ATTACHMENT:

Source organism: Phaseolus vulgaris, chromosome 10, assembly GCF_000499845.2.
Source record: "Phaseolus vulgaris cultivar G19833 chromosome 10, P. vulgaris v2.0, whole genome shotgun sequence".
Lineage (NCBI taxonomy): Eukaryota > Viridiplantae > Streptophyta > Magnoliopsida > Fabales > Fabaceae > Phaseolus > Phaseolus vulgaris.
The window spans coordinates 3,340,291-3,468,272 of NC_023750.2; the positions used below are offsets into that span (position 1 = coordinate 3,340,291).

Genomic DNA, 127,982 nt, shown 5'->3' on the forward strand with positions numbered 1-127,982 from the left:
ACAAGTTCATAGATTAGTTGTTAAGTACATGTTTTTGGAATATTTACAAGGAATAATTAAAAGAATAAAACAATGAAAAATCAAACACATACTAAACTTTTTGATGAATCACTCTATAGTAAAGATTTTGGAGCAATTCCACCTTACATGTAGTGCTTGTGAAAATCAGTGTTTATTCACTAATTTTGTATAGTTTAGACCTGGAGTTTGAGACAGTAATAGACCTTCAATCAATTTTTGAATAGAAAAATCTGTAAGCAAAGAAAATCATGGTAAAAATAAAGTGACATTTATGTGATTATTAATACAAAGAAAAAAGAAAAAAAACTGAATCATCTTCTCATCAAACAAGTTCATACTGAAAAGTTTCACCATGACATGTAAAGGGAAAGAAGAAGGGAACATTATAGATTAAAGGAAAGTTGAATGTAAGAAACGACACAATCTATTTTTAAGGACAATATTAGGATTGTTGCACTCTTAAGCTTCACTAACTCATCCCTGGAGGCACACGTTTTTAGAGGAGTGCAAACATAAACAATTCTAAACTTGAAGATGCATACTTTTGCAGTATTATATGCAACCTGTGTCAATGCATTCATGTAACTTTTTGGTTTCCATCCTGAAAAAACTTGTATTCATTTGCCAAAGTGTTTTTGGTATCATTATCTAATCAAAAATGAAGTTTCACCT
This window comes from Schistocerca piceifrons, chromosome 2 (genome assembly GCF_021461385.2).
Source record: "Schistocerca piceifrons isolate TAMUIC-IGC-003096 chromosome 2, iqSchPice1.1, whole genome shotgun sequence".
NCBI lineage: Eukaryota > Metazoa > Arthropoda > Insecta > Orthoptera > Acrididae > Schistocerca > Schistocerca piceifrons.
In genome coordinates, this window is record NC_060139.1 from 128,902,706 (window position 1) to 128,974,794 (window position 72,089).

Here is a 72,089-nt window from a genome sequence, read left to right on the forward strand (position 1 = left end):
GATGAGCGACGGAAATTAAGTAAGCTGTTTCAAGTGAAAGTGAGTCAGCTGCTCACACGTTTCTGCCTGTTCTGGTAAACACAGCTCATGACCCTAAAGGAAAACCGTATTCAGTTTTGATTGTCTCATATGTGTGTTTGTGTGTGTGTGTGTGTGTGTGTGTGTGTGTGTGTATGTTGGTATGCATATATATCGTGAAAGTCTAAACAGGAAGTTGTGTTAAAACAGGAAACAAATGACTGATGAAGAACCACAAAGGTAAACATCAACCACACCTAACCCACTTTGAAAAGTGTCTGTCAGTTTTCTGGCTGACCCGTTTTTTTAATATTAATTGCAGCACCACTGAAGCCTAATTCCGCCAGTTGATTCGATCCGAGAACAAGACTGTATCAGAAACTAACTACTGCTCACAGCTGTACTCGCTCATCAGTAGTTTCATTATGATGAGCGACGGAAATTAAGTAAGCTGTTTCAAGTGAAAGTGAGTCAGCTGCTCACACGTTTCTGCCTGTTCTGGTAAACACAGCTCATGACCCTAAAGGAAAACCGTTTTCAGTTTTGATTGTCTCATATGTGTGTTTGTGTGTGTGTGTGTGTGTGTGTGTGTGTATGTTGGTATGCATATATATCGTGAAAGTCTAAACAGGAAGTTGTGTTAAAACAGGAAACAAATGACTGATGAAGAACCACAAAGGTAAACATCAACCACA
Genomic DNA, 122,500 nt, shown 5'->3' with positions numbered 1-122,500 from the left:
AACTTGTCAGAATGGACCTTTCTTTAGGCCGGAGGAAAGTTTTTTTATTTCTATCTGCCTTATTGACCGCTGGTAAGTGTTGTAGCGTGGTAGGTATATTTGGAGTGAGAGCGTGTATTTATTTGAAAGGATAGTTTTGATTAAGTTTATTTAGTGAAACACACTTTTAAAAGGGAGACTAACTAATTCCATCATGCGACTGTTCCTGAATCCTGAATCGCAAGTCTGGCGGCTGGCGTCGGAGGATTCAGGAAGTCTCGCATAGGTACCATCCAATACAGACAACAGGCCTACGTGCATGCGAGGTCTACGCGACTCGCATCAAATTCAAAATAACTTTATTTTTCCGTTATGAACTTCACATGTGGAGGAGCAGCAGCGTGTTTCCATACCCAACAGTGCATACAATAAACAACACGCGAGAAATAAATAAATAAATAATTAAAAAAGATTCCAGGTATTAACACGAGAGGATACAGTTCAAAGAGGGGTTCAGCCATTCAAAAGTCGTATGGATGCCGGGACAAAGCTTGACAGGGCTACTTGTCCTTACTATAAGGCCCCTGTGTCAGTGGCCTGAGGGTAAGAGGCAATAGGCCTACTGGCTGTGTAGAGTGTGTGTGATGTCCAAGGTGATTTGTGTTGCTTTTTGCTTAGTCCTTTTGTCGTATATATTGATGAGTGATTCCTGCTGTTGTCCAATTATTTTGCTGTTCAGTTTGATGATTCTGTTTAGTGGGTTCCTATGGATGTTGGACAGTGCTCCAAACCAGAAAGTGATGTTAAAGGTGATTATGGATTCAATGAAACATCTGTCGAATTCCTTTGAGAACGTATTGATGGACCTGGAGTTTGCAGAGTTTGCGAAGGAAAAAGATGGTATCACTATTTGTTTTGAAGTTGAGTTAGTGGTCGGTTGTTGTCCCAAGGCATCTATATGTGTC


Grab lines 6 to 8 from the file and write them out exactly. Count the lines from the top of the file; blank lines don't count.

ACAAGTTCATAGATTAGTTGTTAAGTACATGTTTTTGGAATATTTACAAGGAATAATTAAAAGAATAAAACAATGAAAAATCAAACACATACTAAACTTTTTGATGAATCACTCTATAGTAAAGATTTTGGAGCAATTCCACCTTACATGTAGTGCTTGTGAAAATCAGTGTTTATTCACTAATTTTGTATAGTTTAGACCTGGAGTTTGAGACAGTAATAGACCTTCAATCAATTTTTGAATAGAAAAATCTGTAAGCAAAGAAAATCATGGTAAAAATAAAGTGACATTTATGTGATTATTAATACAAAGAAAAAAGAAAAAAAACTGAATCATCTTCTCATCAAACAAGTTCATACTGAAAAGTTTCACCATGACATGTAAAGGGAAAGAAGAAGGGAACATTATAGATTAAAGGAAAGTTGAATGTAAGAAACGACACAATCTATTTTTAAGGACAATATTAGGATTGTTGCACTCTTAAGCTTCACTAACTCATCCCTGGAGGCACACGTTTTTAGAGGAGTGCAAACATAAACAATTCTAAACTTGAAGATGCATACTTTTGCAGTATTATATGCAACCTGTGTCAATGCATTCATGTAACTTTTTGGTTTCCATCCTGAAAAAACTTGTATTCATTTGCCAAAGTGTTTTTGGTATCATTATCTAATCAAAAATGAAGTTTCACCT
This window comes from Schistocerca piceifrons, chromosome 2 (genome assembly GCF_021461385.2).
Source record: "Schistocerca piceifrons isolate TAMUIC-IGC-003096 chromosome 2, iqSchPice1.1, whole genome shotgun sequence".